Tell us about a unique quality that distinguishes FringeArts from any other organization.

One of the founding principles for the vision of our organization is to offer a social context for our work as a presenter of contemporary performance. Our new center on the Delaware River waterfront embodies that idea. The public space we use to receive and welcome audiences is entirely intertwined with our restaurant/bar and beer garden and its various uses and activities. It’s a destination, a place to come before a show and stay after. It’s a place for artists to interact with artists, as well as a culinary space. As a presenter, we mediate the experience between the public and artists we love and their ideas. In providing a highly social and fun context—a complete ‘night out’—we believe we are doing our job and executing our mission in the best way possible.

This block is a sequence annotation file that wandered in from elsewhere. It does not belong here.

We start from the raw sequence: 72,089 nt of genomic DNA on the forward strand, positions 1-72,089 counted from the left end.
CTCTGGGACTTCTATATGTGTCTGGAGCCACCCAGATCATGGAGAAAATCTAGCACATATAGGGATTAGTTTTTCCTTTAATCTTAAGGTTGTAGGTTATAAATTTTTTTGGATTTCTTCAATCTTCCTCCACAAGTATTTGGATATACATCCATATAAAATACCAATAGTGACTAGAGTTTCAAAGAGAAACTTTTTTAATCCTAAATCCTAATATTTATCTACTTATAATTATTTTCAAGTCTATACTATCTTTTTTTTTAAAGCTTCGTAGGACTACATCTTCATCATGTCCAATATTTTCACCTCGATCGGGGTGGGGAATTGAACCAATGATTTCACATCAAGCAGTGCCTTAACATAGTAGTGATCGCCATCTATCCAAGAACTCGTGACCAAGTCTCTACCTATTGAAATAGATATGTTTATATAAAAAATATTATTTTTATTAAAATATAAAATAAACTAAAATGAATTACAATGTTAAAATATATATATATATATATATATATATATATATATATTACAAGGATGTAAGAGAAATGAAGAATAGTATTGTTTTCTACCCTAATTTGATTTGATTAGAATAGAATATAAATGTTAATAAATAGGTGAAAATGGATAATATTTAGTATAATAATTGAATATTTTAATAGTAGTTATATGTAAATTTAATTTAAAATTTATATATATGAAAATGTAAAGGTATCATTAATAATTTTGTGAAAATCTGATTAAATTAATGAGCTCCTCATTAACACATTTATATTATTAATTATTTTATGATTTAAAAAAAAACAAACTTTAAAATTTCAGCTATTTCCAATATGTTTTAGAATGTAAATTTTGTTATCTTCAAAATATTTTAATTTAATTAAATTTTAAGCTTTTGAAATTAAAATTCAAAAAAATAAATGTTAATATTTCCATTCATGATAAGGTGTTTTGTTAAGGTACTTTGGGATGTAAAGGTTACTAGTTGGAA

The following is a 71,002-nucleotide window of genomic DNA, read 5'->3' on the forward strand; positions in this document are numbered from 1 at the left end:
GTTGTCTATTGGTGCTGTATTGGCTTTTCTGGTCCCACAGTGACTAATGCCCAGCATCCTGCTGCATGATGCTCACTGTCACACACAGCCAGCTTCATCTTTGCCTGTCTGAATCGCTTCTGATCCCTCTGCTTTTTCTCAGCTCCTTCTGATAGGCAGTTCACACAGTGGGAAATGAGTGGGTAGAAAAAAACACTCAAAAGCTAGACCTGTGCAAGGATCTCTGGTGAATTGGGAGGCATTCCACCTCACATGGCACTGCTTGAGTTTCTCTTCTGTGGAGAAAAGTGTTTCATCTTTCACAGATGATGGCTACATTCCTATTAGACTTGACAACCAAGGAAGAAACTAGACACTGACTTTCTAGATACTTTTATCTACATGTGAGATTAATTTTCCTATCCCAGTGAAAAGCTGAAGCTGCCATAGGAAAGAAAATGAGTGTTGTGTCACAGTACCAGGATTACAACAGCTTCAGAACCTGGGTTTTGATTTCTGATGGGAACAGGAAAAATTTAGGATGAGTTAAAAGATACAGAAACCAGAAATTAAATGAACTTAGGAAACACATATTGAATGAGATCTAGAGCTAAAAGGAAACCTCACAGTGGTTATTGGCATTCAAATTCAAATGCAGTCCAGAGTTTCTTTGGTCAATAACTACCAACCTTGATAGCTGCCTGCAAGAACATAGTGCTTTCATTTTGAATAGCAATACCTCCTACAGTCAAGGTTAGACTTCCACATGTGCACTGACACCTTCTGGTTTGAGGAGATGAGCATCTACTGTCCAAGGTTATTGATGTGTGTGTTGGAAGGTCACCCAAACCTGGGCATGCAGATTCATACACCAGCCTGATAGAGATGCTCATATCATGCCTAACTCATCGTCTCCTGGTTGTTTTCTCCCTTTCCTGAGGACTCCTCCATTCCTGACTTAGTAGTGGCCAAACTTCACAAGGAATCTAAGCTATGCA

La Peg at FringeArts. Photo by Kevin Monko.

With the opening of this center on the waterfront—your first permanent space—you began presenting year-round programming, in addition to your yearly festival in September. How have these changes affected your audiences and your thinking about audiences?

We are asking a lot of our existing audiences given our new, year-round programming. The challenge is to build new relationships, and we are working hard to do that. Working with other curators, including composer and producer King Britt, choreographer and visual artist Kate Watson-Wallace, and Ars Nova Workshop’s Mark Christman, has been a way to connect with other networks, while growing our base.